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Beyond Fuelling The Dragon: Locating African Agency in Africa-China Relations Open Access


Other title
Type of item
Degree grantor
University of Alberta
Author or creator
Odoom, Isaac
Supervisor and department
Wenran Jiang (Political Science)
Malinda S. Smith (Political Science)
Examining committee member and department
Peter Arthur (Dalhousie University)
Wenran Jiang (Political Science)
Temitope Oriola (Sociology)
Malinda S. Smith (Political Science)
Cressida Heyes (Political Science)
Mojtaba Mahdavi-Ardekani (Political Science)
Department of Political Science

Date accepted
Graduation date
2016-06:Fall 2016
Doctor of Philosophy
Degree level
The growing presence and influence of China across the African continent has attracted considerable local and international attention and even controversy. On the one hand, the burgeoning ‘China in Africa’ literature tends to focus on pessimistic assertions about the exploitative aspects of the engagement, and China is frequently represented as a twenty-first century (neo)colonial power that is plundering Africa's natural resources while corrupt, or at best passive, African leaders fuel the metaphorical dragon. On the other hand, more optimistic claims about China’s engagement focus on notions of mutual benefits, lack of explicit and burdensome conditionalities, and the economic development opportunities presented by such engagement. What such polarising representations often ignore are questions of African agency and, specifically, the diverse factors that account for the growth in African state interactions with China, and how diverse African actors respond to Chinese engagement. Drawing on a critical African political economy perspective placed into productive engagement with postcolonial approaches and subaltern studies, I investigate the intensification of Africa-China linkages and focus on African agency in Africa-China relations. Specifically, this dissertation draws on the case of Ghana to interrogate the factors that drive Ghana’s growing economic relations with China. It explores ways in which Ghanaian actors and institutions engage, shape, negotiate, accommodate, and resist Chinese actors’ involvement in Ghana. Data for this project were collective during extensive fieldwork in Ghana and China. Interviews were conducted with state and non-state actors including government officials, civil society organisations, traders, chiefs, and community opinion leaders. As well, the dissertation draws on archival research and critical discourse analysis of key policy documents, speeches and media reports on Africa-China and Ghana-China relations. These data provide insights into the historical and contemporary dynamics of China’s presence in Ghana’s economy and the agentic responses it has engendered. The study finds that the intensifying engagements with China can be attributed to complex factors and motivations. The study also finds that Ghanaian state and non-state actors are often willing partners to Chinese actors and exhibit considerable autonomy and influence in their engagement with China. This finding challenges the popular view of Chinese dominance in engagement with African actors. Drawing on the concept of African agency, the dissertation uncovers how both Ghanaian state and non-state actors attempt to shape and influence their relations with China for their own economic and political ends. Through an examination of the labour politics of Chinese projects and Ghanaian workers, the politics of parliamentary scrutiny, oppositional activities of traders’ associations and other civil society actors, the study shows how Ghanaian actors exert agency. Findings from these case studies suggest that Chinese corporate behaviour often is met with assertive local and national responses, which often minimise potentially negative impacts of Chinese enterprises and state interests in Ghana. This finding challenges the dominant view of a ‘China’ and Chinese entities that are always capable of imposing themselves on African actors who wield no autonomy, influence or leverage. Instead of domination and imposition, the case studies show dynamic interactions, influence, resistance and different forces that shape the terms of Ghanaian and Chinese interactions. Finally, through an investigation of how marginalised local communities attempt to resist the appropriation of their lands by transnational Chinese actors, the study shows how local resistance elicits state response to deal with perceived threats to the environment, safety and security. While negotiations and resistance in Ghana point to evidence of agency, they also point to much more. They reflect real oppositional politics borne out of struggle against marginalisation, inequality and injustice embedded in historical, local and global context of dispossession and accumulation, domination and exploitation, and poverty in the midst of wealth.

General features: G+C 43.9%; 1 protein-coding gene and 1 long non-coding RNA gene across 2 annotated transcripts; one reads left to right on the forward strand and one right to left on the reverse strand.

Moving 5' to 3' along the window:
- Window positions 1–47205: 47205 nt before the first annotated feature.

This thesis is made available by the University of Alberta Libraries with permission of the copyright owner solely for the purpose of private, scholarly or scientific research. This thesis, or any portion thereof, may not otherwise be copied or reproduced without the written consent of the copyright owner, except to the extent permitted by Canadian copyright law.
Citation for previous publication
Isaac Odoom, “Dam in, Cocoa Out; Pipes in, Oil Out: China’s involvement in Ghana’s energy Sector”, Journal of Asian and African Studies, (2015) 1–23 DOI: 0021909615599419

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